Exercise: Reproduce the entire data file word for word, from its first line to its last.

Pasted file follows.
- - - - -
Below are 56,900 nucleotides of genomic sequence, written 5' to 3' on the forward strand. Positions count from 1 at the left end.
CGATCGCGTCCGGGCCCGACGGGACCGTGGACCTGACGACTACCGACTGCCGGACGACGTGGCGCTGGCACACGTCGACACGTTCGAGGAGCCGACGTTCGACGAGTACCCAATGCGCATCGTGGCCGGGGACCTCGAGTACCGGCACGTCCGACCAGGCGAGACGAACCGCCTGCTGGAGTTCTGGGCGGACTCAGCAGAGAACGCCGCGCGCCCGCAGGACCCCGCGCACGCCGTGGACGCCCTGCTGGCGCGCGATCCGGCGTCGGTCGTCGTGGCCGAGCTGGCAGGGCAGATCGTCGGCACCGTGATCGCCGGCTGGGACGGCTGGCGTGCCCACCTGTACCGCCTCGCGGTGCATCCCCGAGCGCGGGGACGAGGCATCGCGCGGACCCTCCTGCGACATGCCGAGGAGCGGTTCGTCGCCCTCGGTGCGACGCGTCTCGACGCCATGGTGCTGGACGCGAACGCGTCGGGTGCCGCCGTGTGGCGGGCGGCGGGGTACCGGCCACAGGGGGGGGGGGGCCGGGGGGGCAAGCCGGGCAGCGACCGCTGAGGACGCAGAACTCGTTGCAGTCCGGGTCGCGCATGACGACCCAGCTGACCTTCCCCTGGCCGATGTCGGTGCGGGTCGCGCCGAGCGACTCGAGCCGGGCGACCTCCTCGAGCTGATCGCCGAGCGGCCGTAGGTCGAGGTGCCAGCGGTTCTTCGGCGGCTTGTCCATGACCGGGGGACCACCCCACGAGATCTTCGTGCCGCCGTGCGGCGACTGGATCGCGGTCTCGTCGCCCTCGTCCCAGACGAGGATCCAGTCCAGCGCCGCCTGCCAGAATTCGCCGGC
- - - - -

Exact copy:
Below are 56,900 nucleotides of genomic sequence, written 5' to 3' on the forward strand. Positions count from 1 at the left end.
CGATCGCGTCCGGGCCCGACGGGACCGTGGACCTGACGACTACCGACTGCCGGACGACGTGGCGCTGGCACACGTCGACACGTTCGAGGAGCCGACGTTCGACGAGTACCCAATGCGCATCGTGGCCGGGGACCTCGAGTACCGGCACGTCCGACCAGGCGAGACGAACCGCCTGCTGGAGTTCTGGGCGGACTCAGCAGAGAACGCCGCGCGCCCGCAGGACCCCGCGCACGCCGTGGACGCCCTGCTGGCGCGCGATCCGGCGTCGGTCGTCGTGGCCGAGCTGGCAGGGCAGATCGTCGGCACCGTGATCGCCGGCTGGGACGGCTGGCGTGCCCACCTGTACCGCCTCGCGGTGCATCCCCGAGCGCGGGGACGAGGCATCGCGCGGACCCTCCTGCGACATGCCGAGGAGCGGTTCGTCGCCCTCGGTGCGACGCGTCTCGACGCCATGGTGCTGGACGCGAACGCGTCGGGTGCCGCCGTGTGGCGGGCGGCGGGGTACCGGCCACAGGGGGGGGGGGGCCGGGGGGGCAAGCCGGGCAGCGACCGCTGAGGACGCAGAACTCGTTGCAGTCCGGGTCGCGCATGACGACCCAGCTGACCTTCCCCTGGCCGATGTCGGTGCGGGTCGCGCCGAGCGACTCGAGCCGGGCGACCTCCTCGAGCTGATCGCCGAGCGGCCGTAGGTCGAGGTGCCAGCGGTTCTTCGGCGGCTTGTCCATGACCGGGGGACCACCCCACGAGATCTTCGTGCCGCCGTGCGGCGACTGGATCGCGGTCTCGTCGCCCTCGTCCCAGACGAGGATCCAGTCCAGCGCCGCCTGCCAGAATTCGCCGGC